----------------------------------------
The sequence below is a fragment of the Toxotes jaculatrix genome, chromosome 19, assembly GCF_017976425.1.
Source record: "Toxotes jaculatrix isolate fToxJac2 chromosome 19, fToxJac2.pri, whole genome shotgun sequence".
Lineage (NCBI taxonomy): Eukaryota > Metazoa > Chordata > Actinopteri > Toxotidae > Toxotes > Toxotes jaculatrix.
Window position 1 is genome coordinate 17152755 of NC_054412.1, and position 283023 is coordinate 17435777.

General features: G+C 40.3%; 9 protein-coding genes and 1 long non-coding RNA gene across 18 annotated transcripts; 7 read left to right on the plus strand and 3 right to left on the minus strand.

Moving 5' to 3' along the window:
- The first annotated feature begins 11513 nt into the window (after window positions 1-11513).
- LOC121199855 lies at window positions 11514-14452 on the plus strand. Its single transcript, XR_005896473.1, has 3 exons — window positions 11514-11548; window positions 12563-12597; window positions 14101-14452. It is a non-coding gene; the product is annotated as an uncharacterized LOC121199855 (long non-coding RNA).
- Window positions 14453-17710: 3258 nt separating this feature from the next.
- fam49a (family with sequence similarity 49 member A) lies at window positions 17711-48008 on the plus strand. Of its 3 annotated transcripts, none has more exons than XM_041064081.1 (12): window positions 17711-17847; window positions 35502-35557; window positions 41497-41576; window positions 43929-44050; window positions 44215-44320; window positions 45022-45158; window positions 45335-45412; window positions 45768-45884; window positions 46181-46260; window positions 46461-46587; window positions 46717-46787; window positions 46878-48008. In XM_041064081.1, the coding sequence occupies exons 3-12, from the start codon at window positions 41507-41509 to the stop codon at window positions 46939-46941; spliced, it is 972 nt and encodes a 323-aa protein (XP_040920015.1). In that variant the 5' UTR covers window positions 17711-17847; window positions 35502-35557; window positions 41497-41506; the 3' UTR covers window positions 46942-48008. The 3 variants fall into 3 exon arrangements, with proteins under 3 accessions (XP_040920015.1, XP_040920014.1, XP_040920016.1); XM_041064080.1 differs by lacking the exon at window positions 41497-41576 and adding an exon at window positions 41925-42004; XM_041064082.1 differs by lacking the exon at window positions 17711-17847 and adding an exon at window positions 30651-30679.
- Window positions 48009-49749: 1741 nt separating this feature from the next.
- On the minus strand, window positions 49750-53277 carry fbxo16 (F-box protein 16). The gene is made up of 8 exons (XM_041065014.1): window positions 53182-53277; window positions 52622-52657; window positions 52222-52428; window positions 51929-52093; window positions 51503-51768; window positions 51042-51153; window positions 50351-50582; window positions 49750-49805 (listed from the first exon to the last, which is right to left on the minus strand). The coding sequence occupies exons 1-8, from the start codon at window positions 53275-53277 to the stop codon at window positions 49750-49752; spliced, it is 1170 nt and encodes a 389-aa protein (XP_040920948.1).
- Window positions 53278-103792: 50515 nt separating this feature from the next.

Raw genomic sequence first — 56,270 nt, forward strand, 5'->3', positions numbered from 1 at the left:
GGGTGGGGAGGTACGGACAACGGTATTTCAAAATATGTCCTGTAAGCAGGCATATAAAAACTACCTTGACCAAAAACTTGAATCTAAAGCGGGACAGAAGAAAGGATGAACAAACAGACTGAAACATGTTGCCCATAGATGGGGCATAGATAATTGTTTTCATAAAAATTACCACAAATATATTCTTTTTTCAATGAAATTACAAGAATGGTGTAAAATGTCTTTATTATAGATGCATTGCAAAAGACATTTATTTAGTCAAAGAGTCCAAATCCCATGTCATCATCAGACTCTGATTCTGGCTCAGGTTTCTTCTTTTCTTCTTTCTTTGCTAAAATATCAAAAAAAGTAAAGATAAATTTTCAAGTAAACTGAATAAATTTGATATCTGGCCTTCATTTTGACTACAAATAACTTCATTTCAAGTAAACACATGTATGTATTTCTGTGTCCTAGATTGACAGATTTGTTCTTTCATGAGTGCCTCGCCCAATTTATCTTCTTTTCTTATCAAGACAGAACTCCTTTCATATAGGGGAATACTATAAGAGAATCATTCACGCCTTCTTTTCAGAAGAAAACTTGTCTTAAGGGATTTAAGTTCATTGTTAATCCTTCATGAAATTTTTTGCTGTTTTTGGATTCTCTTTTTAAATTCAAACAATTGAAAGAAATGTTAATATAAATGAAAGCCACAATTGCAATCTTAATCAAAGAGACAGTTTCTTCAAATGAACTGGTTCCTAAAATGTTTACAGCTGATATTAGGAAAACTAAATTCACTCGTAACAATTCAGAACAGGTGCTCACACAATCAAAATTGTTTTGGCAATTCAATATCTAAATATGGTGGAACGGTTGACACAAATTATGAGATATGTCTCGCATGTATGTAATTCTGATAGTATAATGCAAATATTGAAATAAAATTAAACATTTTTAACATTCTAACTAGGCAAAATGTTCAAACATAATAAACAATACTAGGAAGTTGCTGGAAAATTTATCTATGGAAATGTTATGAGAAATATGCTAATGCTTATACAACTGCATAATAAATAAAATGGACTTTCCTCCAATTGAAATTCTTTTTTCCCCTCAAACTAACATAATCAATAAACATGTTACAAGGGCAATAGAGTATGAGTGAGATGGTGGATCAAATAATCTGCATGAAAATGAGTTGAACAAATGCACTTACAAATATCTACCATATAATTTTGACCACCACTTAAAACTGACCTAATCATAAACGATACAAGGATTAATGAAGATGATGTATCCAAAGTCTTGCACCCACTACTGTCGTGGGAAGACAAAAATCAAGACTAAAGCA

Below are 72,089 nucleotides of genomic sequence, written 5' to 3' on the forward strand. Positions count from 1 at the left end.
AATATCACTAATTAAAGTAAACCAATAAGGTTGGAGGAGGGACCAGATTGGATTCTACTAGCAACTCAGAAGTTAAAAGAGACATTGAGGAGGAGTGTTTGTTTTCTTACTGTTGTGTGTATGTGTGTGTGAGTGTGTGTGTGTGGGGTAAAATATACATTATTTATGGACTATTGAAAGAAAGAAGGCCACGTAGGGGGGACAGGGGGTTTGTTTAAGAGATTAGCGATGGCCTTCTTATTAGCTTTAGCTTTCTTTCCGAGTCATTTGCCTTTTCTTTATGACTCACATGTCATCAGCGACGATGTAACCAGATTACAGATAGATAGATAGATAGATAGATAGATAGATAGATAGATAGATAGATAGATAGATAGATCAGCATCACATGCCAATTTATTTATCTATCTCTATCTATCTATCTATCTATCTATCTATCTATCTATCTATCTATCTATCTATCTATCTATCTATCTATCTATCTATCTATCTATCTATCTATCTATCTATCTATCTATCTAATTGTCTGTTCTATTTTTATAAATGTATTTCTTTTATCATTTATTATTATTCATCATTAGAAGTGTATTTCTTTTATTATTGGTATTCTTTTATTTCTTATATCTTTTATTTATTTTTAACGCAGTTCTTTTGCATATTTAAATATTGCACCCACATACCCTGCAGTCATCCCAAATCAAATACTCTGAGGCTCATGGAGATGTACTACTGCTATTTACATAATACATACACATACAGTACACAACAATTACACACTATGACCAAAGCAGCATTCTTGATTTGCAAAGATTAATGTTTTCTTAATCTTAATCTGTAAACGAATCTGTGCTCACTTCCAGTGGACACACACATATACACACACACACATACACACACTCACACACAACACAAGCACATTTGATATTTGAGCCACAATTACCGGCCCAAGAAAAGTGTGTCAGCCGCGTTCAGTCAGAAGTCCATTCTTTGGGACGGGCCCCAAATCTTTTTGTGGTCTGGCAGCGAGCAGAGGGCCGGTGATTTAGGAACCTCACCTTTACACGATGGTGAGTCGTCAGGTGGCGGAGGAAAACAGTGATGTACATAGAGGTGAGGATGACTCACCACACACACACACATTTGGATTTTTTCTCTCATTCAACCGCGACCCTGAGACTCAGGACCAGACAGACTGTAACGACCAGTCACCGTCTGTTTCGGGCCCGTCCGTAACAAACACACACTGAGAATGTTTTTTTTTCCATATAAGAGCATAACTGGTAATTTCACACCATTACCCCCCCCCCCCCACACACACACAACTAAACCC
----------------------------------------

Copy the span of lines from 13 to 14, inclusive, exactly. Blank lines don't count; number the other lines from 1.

- Window positions 53278-103792: 50515 nt separating this feature from the next.

Raw genomic sequence first — 56,270 nt, forward strand, 5'->3', positions numbered from 1 at the left: